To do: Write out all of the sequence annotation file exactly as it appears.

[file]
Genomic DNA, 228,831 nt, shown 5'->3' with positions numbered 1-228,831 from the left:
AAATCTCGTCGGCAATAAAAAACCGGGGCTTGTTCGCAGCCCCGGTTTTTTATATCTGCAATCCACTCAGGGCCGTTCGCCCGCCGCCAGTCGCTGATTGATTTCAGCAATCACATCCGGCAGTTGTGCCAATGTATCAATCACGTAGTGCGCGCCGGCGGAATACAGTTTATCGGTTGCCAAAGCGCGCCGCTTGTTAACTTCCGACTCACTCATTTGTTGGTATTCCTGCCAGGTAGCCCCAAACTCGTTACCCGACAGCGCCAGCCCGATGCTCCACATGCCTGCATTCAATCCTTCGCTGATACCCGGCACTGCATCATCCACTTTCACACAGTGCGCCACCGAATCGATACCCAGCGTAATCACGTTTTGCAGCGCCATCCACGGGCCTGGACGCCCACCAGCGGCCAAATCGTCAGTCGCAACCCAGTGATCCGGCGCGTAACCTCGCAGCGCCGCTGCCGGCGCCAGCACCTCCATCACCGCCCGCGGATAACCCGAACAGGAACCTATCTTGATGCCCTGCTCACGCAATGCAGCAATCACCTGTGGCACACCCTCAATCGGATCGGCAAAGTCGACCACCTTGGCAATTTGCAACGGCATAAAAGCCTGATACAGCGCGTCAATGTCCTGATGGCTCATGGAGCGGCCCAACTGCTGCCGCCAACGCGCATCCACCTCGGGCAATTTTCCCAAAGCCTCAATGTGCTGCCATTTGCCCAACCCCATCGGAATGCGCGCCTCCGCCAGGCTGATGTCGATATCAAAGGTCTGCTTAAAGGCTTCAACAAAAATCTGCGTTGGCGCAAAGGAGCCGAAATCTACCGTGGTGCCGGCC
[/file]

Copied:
Genomic DNA, 228,831 nt, shown 5'->3' with positions numbered 1-228,831 from the left:
AAATCTCGTCGGCAATAAAAAACCGGGGCTTGTTCGCAGCCCCGGTTTTTTATATCTGCAATCCACTCAGGGCCGTTCGCCCGCCGCCAGTCGCTGATTGATTTCAGCAATCACATCCGGCAGTTGTGCCAATGTATCAATCACGTAGTGCGCGCCGGCGGAATACAGTTTATCGGTTGCCAAAGCGCGCCGCTTGTTAACTTCCGACTCACTCATTTGTTGGTATTCCTGCCAGGTAGCCCCAAACTCGTTACCCGACAGCGCCAGCCCGATGCTCCACATGCCTGCATTCAATCCTTCGCTGATACCCGGCACTGCATCATCCACTTTCACACAGTGCGCCACCGAATCGATACCCAGCGTAATCACGTTTTGCAGCGCCATCCACGGGCCTGGACGCCCACCAGCGGCCAAATCGTCAGTCGCAACCCAGTGATCCGGCGCGTAACCTCGCAGCGCCGCTGCCGGCGCCAGCACCTCCATCACCGCCCGCGGATAACCCGAACAGGAACCTATCTTGATGCCCTGCTCACGCAATGCAGCAATCACCTGTGGCACACCCTCAATCGGATCGGCAAAGTCGACCACCTTGGCAATTTGCAACGGCATAAAAGCCTGATACAGCGCGTCAATGTCCTGATGGCTCATGGAGCGGCCCAACTGCTGCCGCCAACGCGCATCCACCTCGGGCAATTTTCCCAAAGCCTCAATGTGCTGCCATTTGCCCAACCCCATCGGAATGCGCGCCTCCGCCAGGCTGATGTCGATATCAAAGGTCTGCTTAAAGGCTTCAACAAAAATCTGCGTTGGCGCAAAGGAGCCGAAATCTACCGTGGTGCCGGCC